Meanwhile on Facebook my wife has announced she has hurt her finger at netball. This is, of course, something we all really needed to know.  We just could not survive not knowing. Somehow the announcement has sent people off on tangents. Brendan has started talking Arabic, my wife has replied in French, Colleen has shared that she didn’t like her French teacher while I have responded to Brendan that he is trying to get Colleen in the sack. Inane drivel, funny drivel .. pointless .. but no more pointless than my discussion with my son on the relative merits of two West Ham players.

On Facebook I can meet virtually anyone who has a good grasp of English and start communicating with them at will. I can do this through the chat feature or I can play on the status updates. I can share wit and wisdom at will. Hearing friends who know how will sometimes caption the videos they put up so that I miss out on nothing.  It’s almost a perfect virtual world. Almost because I can not share in the audio and the music but no matter,  I can interact fluently anytime.

I can’t do this in my real world. I can’t walk into a pub and start a conversation with someone at the bar. Well I can, but chances are it will be stilted. Chances are that the conversation will stop and start. If I meet someone I would hope to hell that there wasn’t anyone with them so that I could just focus on that one person instead of trying to follow a conversation with multiple participants.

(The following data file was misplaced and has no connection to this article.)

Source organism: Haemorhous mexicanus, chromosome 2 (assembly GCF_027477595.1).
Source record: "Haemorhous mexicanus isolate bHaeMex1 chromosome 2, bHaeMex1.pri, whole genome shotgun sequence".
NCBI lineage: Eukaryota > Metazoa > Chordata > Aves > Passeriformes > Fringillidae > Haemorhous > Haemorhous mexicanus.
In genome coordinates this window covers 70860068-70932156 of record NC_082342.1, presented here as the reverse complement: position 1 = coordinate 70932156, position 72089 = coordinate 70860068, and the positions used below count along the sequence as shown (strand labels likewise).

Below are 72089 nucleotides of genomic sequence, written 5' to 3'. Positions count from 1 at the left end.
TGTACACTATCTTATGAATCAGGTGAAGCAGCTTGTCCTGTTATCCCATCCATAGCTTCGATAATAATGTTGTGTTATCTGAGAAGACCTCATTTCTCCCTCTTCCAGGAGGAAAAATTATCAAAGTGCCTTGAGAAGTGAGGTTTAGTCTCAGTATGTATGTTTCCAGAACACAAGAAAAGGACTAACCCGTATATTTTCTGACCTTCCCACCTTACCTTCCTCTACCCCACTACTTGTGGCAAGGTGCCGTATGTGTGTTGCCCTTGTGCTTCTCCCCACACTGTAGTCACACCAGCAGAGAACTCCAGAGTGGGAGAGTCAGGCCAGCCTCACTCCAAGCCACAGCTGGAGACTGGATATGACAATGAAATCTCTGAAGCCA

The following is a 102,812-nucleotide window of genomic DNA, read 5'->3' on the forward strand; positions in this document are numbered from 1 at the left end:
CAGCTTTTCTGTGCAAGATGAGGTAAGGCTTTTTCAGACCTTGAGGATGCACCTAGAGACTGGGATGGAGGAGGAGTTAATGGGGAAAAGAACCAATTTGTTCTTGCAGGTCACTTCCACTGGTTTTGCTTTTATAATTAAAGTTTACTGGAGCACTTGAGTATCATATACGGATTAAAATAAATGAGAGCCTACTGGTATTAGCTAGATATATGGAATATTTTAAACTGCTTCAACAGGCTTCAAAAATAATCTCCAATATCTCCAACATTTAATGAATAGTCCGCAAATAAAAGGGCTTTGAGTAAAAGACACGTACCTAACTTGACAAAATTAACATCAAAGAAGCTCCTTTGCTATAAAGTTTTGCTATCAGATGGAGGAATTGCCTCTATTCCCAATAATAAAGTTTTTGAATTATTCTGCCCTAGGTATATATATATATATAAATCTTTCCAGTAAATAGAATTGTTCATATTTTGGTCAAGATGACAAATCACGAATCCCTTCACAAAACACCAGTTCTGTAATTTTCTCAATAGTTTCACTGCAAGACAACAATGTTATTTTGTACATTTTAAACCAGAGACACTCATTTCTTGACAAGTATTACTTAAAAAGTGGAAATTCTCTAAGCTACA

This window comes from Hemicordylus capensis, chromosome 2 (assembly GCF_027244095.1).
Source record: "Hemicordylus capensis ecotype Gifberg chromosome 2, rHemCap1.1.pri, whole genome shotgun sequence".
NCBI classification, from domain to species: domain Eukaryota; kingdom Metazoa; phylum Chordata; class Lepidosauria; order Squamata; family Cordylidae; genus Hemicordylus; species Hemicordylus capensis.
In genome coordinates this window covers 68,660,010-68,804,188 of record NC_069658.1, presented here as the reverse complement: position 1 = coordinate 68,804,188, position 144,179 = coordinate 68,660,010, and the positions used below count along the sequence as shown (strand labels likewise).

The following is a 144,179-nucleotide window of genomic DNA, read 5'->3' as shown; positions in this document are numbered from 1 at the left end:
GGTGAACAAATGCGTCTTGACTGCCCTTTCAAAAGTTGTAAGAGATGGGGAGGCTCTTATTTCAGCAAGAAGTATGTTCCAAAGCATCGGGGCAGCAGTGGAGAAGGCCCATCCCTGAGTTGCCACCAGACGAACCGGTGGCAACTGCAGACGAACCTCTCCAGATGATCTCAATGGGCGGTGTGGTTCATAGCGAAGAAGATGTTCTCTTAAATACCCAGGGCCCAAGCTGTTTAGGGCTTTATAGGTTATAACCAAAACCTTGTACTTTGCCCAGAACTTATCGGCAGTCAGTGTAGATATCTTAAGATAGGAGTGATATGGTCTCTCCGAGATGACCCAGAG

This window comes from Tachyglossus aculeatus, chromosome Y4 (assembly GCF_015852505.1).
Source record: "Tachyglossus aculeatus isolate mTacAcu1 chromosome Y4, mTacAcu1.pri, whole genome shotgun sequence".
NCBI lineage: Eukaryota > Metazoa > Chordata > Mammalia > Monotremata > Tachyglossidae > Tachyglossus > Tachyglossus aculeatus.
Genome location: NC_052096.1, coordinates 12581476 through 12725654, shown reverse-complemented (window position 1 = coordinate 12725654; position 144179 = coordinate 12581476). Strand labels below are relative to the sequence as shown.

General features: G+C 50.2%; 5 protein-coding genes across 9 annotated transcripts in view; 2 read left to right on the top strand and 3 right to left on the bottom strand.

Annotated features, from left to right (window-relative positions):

We deafies from hearing families all dread the family reunions. Where everyone is laughing and joking and we have to hope that someone will cue us into the joke. Where auntie Martha with her moustache that  makes her impossible to lipread insists on being the only person that will talk to you. We indulge the family, do our bit and go home. Usually exhausted at the trials of trying to be part of the group.

But on Facebook I meet people and have virtual dinner parties. We link up on Yahoo messenger and  all chat and joke at will. No one is left out. We post pictures of our food. Share videos  and photos. We have little asides with individual members of the group . We share, laugh and sometimes cry. It takes us away from the constant struggle to be included and lets us experience something that is often not possible in the real world. All praise Facebook – for all its faults it means that for the deaf the virtual is often better than the real reality!!